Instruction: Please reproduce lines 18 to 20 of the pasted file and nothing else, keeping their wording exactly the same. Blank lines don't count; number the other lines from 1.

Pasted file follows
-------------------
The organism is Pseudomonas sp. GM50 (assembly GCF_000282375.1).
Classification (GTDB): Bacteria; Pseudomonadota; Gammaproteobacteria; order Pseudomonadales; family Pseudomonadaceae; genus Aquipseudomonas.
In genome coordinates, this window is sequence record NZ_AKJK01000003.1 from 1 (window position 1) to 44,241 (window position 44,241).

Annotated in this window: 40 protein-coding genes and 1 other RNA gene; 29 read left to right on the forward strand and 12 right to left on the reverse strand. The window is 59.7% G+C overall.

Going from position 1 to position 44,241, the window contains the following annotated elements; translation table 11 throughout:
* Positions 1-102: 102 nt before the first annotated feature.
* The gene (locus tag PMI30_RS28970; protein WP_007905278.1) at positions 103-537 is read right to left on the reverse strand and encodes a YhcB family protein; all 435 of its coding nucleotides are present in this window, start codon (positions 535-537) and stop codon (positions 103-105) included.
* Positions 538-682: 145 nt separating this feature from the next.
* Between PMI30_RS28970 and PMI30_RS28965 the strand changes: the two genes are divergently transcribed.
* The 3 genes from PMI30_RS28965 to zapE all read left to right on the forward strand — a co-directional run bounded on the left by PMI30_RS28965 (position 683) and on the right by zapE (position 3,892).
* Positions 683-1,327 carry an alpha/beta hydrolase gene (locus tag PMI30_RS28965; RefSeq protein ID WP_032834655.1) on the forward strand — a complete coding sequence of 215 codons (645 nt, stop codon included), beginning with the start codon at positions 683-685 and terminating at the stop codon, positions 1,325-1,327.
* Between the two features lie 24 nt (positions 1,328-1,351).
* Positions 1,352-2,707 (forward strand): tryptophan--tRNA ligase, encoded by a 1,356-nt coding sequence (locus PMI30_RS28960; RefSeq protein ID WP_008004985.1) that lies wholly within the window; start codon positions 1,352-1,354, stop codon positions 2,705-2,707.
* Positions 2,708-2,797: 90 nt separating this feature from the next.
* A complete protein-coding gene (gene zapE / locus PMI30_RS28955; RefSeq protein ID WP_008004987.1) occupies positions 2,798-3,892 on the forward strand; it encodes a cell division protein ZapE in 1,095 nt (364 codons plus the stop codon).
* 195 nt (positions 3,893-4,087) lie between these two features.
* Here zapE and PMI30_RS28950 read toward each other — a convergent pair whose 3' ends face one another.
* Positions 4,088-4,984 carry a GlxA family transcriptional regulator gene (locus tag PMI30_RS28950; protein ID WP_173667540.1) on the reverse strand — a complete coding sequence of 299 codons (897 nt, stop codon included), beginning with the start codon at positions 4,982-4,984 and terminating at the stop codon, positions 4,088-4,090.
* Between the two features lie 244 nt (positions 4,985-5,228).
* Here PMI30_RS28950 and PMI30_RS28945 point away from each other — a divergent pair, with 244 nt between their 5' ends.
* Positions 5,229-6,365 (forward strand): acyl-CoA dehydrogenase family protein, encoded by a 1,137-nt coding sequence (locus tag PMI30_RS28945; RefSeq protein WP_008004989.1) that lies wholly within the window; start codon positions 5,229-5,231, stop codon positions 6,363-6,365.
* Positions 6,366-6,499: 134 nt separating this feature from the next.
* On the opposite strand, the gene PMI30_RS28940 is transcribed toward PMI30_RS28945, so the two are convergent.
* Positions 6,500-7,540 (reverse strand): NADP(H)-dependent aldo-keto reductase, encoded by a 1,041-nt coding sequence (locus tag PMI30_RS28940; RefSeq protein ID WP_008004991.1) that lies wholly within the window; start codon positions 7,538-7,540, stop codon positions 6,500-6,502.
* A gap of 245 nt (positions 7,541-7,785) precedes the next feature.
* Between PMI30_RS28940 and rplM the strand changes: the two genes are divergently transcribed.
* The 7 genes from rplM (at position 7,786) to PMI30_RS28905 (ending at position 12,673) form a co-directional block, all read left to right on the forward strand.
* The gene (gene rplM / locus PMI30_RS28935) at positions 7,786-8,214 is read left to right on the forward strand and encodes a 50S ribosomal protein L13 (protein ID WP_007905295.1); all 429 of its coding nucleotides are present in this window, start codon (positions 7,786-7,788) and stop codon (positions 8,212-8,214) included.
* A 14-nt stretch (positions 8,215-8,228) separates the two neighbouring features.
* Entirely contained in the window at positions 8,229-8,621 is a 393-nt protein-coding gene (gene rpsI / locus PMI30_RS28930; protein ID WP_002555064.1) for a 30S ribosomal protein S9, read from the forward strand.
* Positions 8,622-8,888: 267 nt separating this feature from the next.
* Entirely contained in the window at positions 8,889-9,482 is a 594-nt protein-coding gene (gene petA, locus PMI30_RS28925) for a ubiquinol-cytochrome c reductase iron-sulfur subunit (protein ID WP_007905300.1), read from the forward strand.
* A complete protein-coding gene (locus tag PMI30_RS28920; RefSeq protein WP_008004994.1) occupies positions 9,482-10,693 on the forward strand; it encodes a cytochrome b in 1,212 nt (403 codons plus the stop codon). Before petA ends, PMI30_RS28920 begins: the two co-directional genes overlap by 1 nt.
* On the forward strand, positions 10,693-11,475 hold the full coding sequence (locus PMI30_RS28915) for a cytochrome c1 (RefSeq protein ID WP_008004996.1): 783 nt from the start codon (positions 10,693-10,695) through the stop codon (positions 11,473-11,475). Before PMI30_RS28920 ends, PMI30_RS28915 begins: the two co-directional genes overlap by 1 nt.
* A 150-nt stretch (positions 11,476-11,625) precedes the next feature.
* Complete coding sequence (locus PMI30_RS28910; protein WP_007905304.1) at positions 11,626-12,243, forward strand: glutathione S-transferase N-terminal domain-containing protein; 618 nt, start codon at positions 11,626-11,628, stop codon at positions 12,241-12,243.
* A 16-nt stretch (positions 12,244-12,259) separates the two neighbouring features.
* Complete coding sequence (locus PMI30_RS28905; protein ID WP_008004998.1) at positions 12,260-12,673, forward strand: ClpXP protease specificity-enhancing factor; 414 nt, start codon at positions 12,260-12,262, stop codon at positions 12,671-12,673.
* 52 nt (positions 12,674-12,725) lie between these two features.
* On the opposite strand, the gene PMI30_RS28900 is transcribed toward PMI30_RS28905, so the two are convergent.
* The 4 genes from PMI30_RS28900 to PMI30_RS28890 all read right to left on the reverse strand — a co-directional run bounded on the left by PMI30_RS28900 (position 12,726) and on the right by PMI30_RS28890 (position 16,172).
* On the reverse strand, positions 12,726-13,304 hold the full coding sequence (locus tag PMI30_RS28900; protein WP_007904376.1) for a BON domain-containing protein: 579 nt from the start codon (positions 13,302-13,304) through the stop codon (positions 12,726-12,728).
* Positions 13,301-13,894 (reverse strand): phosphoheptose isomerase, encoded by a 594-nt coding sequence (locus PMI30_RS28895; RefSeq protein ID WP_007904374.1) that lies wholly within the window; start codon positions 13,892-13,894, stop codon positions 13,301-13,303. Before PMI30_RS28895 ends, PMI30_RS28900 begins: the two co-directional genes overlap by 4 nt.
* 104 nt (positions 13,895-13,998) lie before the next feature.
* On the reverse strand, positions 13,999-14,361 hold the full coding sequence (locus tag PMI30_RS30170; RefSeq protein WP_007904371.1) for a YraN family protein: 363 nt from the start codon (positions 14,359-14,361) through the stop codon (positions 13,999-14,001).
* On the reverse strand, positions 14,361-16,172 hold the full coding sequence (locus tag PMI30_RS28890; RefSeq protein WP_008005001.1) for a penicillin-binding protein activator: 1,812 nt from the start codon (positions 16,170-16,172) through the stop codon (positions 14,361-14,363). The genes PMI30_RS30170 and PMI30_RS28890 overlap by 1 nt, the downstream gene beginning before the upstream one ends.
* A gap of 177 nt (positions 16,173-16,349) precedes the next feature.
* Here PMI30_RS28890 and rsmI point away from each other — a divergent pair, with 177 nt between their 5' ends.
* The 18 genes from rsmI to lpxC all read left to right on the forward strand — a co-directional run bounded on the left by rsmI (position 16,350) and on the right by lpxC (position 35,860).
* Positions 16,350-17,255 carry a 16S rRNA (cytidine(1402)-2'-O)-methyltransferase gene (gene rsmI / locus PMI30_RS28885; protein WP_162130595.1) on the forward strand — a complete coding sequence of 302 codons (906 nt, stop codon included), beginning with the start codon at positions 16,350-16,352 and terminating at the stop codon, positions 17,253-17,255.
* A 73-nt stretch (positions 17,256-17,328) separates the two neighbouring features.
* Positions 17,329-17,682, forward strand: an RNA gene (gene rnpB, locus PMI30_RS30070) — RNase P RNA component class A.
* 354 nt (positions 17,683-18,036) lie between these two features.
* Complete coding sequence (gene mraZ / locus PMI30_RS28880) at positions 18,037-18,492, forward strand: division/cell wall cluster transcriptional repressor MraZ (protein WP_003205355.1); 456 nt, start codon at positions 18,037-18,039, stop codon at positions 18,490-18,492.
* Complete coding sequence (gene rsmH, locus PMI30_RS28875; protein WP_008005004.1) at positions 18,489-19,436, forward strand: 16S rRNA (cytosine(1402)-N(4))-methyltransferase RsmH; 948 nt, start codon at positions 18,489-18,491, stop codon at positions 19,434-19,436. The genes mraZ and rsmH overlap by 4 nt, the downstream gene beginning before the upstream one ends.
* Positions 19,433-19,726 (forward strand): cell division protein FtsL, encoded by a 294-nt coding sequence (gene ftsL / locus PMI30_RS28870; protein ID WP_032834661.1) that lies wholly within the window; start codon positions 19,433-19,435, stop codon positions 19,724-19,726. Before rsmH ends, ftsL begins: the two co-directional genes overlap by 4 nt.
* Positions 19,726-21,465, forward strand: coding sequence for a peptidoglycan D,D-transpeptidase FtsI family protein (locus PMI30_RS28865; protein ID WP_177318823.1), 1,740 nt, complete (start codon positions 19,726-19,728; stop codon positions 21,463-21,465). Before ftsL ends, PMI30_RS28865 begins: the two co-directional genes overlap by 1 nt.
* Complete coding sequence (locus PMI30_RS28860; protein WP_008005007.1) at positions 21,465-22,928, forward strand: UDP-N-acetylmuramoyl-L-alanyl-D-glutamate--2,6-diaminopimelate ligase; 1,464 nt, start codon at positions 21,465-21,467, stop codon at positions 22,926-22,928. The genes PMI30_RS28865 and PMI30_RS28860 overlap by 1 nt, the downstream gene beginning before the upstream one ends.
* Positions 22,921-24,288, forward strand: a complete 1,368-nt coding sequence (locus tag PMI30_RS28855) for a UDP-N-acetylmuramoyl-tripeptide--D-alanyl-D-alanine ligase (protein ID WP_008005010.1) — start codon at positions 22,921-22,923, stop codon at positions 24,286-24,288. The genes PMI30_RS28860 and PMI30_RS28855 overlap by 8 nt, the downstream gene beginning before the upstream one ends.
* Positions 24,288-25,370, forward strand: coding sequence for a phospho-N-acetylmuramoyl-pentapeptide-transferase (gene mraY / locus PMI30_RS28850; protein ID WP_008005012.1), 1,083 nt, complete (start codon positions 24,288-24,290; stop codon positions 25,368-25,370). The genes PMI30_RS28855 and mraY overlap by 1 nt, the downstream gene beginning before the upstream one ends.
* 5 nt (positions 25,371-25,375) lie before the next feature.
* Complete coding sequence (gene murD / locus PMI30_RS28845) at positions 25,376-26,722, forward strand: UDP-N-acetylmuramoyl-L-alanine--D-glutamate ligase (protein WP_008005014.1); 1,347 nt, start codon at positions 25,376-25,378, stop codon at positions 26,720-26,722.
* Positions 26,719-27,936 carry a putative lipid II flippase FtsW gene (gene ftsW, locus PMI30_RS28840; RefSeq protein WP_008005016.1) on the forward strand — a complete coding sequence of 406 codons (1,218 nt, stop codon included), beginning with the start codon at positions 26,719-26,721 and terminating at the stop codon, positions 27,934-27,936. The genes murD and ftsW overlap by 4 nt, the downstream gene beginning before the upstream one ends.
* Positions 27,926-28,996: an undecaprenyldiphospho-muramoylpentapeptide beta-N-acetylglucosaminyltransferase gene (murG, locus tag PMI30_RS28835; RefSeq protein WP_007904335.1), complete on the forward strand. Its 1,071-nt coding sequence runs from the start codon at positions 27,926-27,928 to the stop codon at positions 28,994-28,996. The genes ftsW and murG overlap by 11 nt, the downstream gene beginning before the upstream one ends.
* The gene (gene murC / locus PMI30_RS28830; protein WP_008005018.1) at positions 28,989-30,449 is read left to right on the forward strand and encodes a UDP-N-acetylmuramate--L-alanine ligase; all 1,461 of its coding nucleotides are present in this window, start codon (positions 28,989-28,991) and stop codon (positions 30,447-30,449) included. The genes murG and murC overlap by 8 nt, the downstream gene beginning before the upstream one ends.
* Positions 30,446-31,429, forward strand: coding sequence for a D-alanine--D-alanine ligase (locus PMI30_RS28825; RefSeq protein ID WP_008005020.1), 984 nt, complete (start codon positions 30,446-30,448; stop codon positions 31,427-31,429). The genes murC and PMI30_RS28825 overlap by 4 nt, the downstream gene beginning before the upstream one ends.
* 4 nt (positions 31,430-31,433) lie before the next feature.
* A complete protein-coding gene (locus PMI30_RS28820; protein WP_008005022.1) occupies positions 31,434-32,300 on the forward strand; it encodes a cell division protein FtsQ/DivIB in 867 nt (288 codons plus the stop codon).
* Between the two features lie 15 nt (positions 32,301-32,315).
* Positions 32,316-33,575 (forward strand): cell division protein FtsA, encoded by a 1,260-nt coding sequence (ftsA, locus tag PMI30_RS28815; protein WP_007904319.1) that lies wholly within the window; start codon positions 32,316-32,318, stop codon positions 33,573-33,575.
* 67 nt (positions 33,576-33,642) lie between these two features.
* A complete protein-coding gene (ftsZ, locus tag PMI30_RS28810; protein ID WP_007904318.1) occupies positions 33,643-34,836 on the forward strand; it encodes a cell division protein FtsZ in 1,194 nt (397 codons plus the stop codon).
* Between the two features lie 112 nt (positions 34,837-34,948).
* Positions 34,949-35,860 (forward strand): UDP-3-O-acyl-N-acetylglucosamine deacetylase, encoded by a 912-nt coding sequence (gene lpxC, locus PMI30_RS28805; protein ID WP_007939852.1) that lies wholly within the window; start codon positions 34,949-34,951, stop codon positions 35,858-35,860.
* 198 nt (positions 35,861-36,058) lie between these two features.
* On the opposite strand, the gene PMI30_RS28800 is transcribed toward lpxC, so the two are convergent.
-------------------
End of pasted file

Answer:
* Positions 4,088-4,984 carry a GlxA family transcriptional regulator gene (locus tag PMI30_RS28950; protein ID WP_173667540.1) on the reverse strand — a complete coding sequence of 299 codons (897 nt, stop codon included), beginning with the start codon at positions 4,982-4,984 and terminating at the stop codon, positions 4,088-4,090.
* Between the two features lie 244 nt (positions 4,985-5,228).
* Here PMI30_RS28950 and PMI30_RS28945 point away from each other — a divergent pair, with 244 nt between their 5' ends.